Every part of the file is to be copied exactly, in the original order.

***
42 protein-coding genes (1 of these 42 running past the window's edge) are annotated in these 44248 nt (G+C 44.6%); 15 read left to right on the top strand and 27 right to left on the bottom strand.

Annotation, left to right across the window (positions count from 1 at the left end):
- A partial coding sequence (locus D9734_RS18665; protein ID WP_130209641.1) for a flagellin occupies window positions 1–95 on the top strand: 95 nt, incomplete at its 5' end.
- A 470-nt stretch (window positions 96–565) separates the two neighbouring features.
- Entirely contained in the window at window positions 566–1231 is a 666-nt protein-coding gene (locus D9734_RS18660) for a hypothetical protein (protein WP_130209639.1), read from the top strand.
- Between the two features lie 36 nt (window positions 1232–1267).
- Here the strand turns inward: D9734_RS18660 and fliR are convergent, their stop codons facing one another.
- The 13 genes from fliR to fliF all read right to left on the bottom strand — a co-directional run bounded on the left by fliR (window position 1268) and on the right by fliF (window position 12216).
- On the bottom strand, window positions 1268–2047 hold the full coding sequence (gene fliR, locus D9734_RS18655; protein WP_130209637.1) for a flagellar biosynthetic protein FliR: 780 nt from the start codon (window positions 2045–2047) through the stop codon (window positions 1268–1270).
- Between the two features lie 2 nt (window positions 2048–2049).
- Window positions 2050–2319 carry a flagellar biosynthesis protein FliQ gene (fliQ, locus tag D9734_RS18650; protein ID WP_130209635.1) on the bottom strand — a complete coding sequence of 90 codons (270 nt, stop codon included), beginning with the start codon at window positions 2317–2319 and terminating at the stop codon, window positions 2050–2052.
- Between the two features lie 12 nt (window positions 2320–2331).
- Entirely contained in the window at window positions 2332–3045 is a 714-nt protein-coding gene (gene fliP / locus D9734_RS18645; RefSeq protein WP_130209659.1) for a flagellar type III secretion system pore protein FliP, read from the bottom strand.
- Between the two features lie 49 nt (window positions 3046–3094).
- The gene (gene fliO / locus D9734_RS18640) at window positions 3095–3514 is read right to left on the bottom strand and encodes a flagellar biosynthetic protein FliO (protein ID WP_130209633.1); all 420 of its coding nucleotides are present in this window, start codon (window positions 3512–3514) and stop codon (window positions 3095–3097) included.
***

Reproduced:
42 protein-coding genes (1 of these 42 running past the window's edge) are annotated in these 44248 nt (G+C 44.6%); 15 read left to right on the top strand and 27 right to left on the bottom strand.

Annotation, left to right across the window (positions count from 1 at the left end):
- A partial coding sequence (locus D9734_RS18665; protein ID WP_130209641.1) for a flagellin occupies window positions 1–95 on the top strand: 95 nt, incomplete at its 5' end.
- A 470-nt stretch (window positions 96–565) separates the two neighbouring features.
- Entirely contained in the window at window positions 566–1231 is a 666-nt protein-coding gene (locus D9734_RS18660) for a hypothetical protein (protein WP_130209639.1), read from the top strand.
- Between the two features lie 36 nt (window positions 1232–1267).
- Here the strand turns inward: D9734_RS18660 and fliR are convergent, their stop codons facing one another.
- The 13 genes from fliR to fliF all read right to left on the bottom strand — a co-directional run bounded on the left by fliR (window position 1268) and on the right by fliF (window position 12216).
- On the bottom strand, window positions 1268–2047 hold the full coding sequence (gene fliR, locus D9734_RS18655; protein WP_130209637.1) for a flagellar biosynthetic protein FliR: 780 nt from the start codon (window positions 2045–2047) through the stop codon (window positions 1268–1270).
- Between the two features lie 2 nt (window positions 2048–2049).
- Window positions 2050–2319 carry a flagellar biosynthesis protein FliQ gene (fliQ, locus tag D9734_RS18650; protein ID WP_130209635.1) on the bottom strand — a complete coding sequence of 90 codons (270 nt, stop codon included), beginning with the start codon at window positions 2317–2319 and terminating at the stop codon, window positions 2050–2052.
- Between the two features lie 12 nt (window positions 2320–2331).
- Entirely contained in the window at window positions 2332–3045 is a 714-nt protein-coding gene (gene fliP / locus D9734_RS18645; RefSeq protein WP_130209659.1) for a flagellar type III secretion system pore protein FliP, read from the bottom strand.
- Between the two features lie 49 nt (window positions 3046–3094).
- The gene (gene fliO / locus D9734_RS18640) at window positions 3095–3514 is read right to left on the bottom strand and encodes a flagellar biosynthetic protein FliO (protein ID WP_130209633.1); all 420 of its coding nucleotides are present in this window, start codon (window positions 3512–3514) and stop codon (window positions 3095–3097) included.